Collective Impact Lincoln mini-grants strengthen civic health

In 2021, Collective Impact Lincoln awarded $10,000 to neighbors and community groups to support 12 projects to improve the quality of life in the city's core neighborhoods. Let's catch up on their progress.

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The projects that earned 2021 mini-grants were based in Collective Impact Lincoln‘s six focus neighborhoods: Belmont, Clinton, Everett, Hartley, Near South, and University Place. Today, we’re looking back on a few of these projects and celebrating the power of small – what begins as a neighborhood project and morphs into a community practice of care. 

Illuminating community art spaces

Our friends at the LUX Center for the Arts host a Community Art Alley, where community members are invited to add color to existing artists’ designs and contribute their own.
The LUX Community Art Alley has been a place for community members to contribute original murals and works of art – collectively creating a colorful and inspiring alleyway people can utilize as a blank canvas, a source of inspiration during a walk through our neighborhood, or even as a backdrop for a photoshoot. It continually reminds us that art + creative expression connects us and can foster something beautiful when we do it together.
Painting an alleyway, however, often comes with a lack of natural light due to the small enclosed spaces where they reside. After applying for a Collective Impact Lincoln mini-grant, LUX Center for the Arts was able to install a ‘Lite Brite’ to illuminate the Community Art Alley as well as another corner of the campus featuring two murals.

Building an outdoor art display

Clinton neighborhood resident Ella Durham is no stranger to community art. Ella has shared their artistic practice and creative placemaking expertise with neighbors at our Community Builder Workshops and other community events. We were delighted when Ella applied for a mini-grant to create an outdoor walk-by art gallery and public art space for her neighborhood. 

This project brings small, curated art shows to the streets for neighbors and passersby. Located along a residential road near the MoPac Trail, it sees regular foot traffic throughout the year and is an opportune location to reach neighbors. Ella built the display from the ground up, involving the repair of the landscape and a deteriorating nearby shed. Drawing on aspects of creative placemaking, the outdoor art display invites neighbors to engage with everyday art, shaping their shared lived environment together. 

Hunting for Easter eggs

It was tradition for University Place Community Organization (UPCO) to host an annual Easter egg hunt. When the COVID-19 Pandemic made it less safe to gather in person, they got creative and hosted a reimagined COVID-friendly, drive-through Easter Egg Hop. 
With help from the Student Athlete Advisory Committee at Nebraska Wesleyan University, UPCO stuffed bags for neighbors with candy and small prizes. Lincoln Bike Kitchen joined the collaboration and donated bikes, helmets, and locks for folks who had winning tickets on their candy bags. Together, they reached more than 50 families in the University Place neighborhood – about 80 to 100 neighborhood kids.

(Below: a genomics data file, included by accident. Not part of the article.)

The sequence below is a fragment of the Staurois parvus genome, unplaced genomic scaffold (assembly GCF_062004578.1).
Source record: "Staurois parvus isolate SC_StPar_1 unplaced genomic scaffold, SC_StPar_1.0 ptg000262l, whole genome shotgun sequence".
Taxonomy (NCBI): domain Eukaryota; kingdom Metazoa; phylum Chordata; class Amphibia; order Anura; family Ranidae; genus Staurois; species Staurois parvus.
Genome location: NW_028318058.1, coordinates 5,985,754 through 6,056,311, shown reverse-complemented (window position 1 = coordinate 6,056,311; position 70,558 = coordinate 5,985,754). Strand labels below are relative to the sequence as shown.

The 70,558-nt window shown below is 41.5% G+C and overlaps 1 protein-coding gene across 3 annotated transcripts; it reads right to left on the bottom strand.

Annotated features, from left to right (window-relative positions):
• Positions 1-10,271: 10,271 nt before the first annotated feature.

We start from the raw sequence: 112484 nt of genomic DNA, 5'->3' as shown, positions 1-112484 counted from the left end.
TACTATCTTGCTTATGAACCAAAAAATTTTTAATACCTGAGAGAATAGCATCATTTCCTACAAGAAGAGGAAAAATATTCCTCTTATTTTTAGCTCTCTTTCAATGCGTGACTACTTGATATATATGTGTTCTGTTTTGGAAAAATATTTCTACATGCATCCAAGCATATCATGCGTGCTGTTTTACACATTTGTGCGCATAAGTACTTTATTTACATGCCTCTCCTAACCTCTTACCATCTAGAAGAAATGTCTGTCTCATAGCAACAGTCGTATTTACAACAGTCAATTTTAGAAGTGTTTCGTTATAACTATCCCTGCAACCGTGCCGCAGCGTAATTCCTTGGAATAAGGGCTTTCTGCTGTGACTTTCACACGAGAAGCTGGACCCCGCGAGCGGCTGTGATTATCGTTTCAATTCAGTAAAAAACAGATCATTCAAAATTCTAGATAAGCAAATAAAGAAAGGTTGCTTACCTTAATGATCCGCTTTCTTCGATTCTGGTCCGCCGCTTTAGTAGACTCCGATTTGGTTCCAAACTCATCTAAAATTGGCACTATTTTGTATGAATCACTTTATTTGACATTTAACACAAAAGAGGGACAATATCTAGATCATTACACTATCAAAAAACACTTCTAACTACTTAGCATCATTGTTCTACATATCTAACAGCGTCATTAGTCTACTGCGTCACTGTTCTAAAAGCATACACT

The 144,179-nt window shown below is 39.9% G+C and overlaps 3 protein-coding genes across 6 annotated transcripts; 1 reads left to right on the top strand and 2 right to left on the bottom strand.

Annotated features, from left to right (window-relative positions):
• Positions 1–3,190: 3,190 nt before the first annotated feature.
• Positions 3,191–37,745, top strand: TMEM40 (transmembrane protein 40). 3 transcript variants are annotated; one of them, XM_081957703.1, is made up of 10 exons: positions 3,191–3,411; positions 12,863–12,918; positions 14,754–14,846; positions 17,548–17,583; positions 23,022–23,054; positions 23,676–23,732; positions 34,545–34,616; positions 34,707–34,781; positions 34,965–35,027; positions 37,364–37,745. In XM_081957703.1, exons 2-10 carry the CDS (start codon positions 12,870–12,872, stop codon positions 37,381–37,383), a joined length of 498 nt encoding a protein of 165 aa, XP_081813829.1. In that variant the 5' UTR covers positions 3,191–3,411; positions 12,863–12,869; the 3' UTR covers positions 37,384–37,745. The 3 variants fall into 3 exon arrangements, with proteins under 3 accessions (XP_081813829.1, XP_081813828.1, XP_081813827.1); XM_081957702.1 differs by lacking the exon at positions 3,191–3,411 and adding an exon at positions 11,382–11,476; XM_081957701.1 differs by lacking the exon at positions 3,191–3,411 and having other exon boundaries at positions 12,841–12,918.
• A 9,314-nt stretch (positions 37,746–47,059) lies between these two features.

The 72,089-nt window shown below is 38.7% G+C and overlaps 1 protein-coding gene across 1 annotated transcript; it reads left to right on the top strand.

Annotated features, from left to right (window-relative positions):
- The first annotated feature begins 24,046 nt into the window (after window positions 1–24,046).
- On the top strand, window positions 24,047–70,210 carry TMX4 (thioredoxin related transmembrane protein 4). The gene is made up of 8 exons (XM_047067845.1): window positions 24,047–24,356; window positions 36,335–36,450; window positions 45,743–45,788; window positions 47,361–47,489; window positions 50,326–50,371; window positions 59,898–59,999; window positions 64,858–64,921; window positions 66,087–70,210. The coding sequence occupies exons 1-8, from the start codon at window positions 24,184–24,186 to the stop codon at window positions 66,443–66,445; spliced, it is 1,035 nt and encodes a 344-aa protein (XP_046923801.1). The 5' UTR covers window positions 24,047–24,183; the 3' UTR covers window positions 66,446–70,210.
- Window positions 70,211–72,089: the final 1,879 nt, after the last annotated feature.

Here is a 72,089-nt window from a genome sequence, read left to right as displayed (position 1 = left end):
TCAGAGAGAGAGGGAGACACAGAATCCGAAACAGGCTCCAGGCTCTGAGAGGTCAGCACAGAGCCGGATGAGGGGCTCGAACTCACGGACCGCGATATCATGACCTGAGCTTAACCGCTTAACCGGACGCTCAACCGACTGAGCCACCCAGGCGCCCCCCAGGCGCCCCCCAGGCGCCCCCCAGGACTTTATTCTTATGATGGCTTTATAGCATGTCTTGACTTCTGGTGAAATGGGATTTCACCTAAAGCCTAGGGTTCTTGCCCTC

Sharing a seat

Across the many Little Free Libraries in our neighborhoods, it can be hard to find one where you can stop and stay awhile. Near South resident Nicholaus Svoboda saw this opportunity to create a mini-gathering place for neighbors. He built a public seating area next to a Little Free Library, which includes a large recycled plastic park bench for neighbors to enjoy while they read, chat, and just be.

Spotlighting community leaders

We are not alone celebrating everyday community leaders. City Impact‘s Youth Communications Team created a YouTube channel and podcast to spotlight a diverse array of community leaders. The multimedia effort lifts up residents’ stories and impacts on our social fabric. With the mini-grant funds, City Impact bought equipment for the team and launched communications platforms to mentor, teach, and empower youth while spotlighting existing community members and organizations. Check out their YouTube channel here.

Bringing books to Little Free Libraries

It has been a wonderful sight to see so many Little Free Libraries emerge in our neighborhoods. While many are stocked with books, zines, and other written works made and donated by our neighbors, it can be hard to keep up with demand. Clinton resident Lorna Parks used a mini-grant to buy children’s books for the Little Free Libraries in her neighborhood. The books are popular with children who attend Clinton Elementary or are on their way home from nearby parks. We are so glad to have neighbors like Lorna who share our love of books and spreading knowledge.

Looking forward to a new year and new projects

We’re thankful for the opportunities to connect with stellar neighbors and community groups and to support their dreams and schemes in ’21. It’s amazing how something as simple as lighting in an alleyway or having an open bench to sit down and just “be” can transform the social fabric of our neighborhoods. 
When we have opportunities to connect freely with one another and create change where we call home, we not only feel safer and more welcome, but we are better equipped and empowered to support each other through good and hard times. That’s what civic health is about, right? Strengthening our social fabric, between us neighbors and the institutions that serve us so that we can solve local problems the way we, our neighbors, know best. 

ABOUT THE AUTHOR

Allie Christianson is a Collective Impact Lincoln community organizer for Civic Nebraska. Learn more about Collective Impact Lincoln here.

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